Cost utility analysis of urethral bulking agents versus midurethral sling in stress urinary incontinence

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Female pelvic medicine & reconstructive surgery


Objective: The aim of this study was to determine the cost utility of urethral bulking agents (BA) compared with midurethral slings (MUS) in the treatment of stress urinary incontinence (SUI) in patients without urethral hypermobility.

Methods: A decision tree was constructed to compare the cost utility of urethral BA versus MUS in the setting of SUI without urethral hypermobility. Probability estimates for success, failure, and complications were obtained from the published literature. Immediate-term, short-term, and longer-term complications were accounted for over a 1-year time horizon in the model. One-way and 2-way sensitivity analyses and Monte Carlo simulations were performed to assess the robustness of our results.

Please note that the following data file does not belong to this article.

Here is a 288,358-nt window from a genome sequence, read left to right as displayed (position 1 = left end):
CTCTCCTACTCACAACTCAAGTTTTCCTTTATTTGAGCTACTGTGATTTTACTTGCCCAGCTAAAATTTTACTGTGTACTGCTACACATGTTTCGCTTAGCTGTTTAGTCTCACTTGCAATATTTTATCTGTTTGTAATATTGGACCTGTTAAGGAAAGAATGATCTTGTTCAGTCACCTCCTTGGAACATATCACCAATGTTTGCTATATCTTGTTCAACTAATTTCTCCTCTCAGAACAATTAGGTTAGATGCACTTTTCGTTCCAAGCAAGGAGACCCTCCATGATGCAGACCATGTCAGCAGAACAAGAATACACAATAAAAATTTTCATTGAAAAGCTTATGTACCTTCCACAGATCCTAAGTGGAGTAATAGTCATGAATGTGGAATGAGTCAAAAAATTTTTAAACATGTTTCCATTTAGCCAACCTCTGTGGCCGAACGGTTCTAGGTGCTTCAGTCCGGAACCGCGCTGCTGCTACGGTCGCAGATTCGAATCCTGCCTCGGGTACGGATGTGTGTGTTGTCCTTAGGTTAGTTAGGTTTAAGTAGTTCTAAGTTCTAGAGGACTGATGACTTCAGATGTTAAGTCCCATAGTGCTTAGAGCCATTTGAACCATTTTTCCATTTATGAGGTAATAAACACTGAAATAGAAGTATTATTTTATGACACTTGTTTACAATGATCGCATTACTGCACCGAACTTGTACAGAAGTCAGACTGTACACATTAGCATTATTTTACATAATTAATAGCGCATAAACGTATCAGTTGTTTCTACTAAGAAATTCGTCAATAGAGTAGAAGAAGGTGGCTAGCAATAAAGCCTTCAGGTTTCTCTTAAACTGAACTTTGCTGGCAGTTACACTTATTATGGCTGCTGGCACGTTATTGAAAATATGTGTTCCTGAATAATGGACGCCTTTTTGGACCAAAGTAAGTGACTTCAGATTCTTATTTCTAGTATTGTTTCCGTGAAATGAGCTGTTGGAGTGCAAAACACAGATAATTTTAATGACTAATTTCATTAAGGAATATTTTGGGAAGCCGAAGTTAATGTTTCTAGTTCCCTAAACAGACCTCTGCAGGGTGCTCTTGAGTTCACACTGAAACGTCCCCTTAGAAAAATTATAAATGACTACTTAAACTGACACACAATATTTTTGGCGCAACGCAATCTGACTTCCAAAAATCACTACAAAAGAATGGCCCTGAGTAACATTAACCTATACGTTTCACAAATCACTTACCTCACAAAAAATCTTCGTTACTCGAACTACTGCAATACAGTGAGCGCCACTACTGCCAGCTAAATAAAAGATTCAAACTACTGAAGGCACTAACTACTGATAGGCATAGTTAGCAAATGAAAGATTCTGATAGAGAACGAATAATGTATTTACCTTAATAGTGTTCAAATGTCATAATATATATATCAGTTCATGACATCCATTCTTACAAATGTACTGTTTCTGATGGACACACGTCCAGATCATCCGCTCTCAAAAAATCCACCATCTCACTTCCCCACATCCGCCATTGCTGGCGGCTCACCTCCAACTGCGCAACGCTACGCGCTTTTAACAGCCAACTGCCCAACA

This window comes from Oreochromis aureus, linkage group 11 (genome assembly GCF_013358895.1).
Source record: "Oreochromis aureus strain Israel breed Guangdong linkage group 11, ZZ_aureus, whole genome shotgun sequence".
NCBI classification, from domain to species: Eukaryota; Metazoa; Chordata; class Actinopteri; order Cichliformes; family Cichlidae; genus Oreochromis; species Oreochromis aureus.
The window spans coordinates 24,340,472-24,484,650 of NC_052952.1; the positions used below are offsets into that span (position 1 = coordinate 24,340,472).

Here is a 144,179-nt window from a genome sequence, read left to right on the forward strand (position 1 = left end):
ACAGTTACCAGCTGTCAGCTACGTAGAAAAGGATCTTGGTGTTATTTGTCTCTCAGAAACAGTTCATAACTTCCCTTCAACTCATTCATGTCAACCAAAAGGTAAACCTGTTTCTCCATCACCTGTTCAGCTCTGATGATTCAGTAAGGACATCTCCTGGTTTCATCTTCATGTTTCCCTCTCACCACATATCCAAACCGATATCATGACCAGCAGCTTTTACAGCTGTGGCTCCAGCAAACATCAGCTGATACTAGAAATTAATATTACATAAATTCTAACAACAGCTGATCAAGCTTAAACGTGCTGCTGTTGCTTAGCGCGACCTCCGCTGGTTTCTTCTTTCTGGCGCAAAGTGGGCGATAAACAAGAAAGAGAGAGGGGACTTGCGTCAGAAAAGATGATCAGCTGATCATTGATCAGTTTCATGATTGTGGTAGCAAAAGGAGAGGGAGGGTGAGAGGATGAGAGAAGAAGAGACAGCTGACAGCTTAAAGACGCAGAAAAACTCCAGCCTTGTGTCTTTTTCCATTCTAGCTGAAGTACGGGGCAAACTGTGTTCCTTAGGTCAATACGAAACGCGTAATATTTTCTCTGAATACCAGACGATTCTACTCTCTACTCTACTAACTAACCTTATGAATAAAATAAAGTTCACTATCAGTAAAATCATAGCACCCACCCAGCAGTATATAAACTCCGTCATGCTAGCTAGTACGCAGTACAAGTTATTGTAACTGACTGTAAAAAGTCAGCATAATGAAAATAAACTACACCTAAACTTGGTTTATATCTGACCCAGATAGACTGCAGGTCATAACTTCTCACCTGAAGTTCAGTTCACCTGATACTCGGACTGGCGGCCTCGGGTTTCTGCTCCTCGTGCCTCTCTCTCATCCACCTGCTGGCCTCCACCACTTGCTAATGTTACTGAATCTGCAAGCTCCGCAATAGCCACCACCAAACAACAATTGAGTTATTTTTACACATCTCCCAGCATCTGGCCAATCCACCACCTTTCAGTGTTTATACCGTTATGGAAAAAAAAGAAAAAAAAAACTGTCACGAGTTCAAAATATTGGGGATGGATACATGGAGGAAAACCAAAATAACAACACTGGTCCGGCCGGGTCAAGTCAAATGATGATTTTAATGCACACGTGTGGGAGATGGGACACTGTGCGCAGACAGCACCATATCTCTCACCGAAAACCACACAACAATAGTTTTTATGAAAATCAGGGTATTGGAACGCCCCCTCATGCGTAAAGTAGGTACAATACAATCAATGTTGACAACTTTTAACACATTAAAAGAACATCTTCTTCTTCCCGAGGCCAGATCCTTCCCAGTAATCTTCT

Results: Our model demonstrated that MUS cost $436,465 more than BA for every 100 women treated in 1 year. Using MUS compared with BA leads to an incremental cost-effectiveness ratio of $70,400 per utility gained. Assuming a willingness to pay of $50,000, this makes MUS not cost-effective as a first-line treatment in many situations. When MUS costs less than $5132, it becomes a cost-effective first-line treatment, and when it costs less than $2035, it is cost saving.

Conclusions: Bulking agents are more cost-effective than MUS over a 1-year time horizon in the treatment of SUI in patients without urethral hypermobility. In women who lack urethral hypermobility, BA remain a cost-effective option in this patient population.

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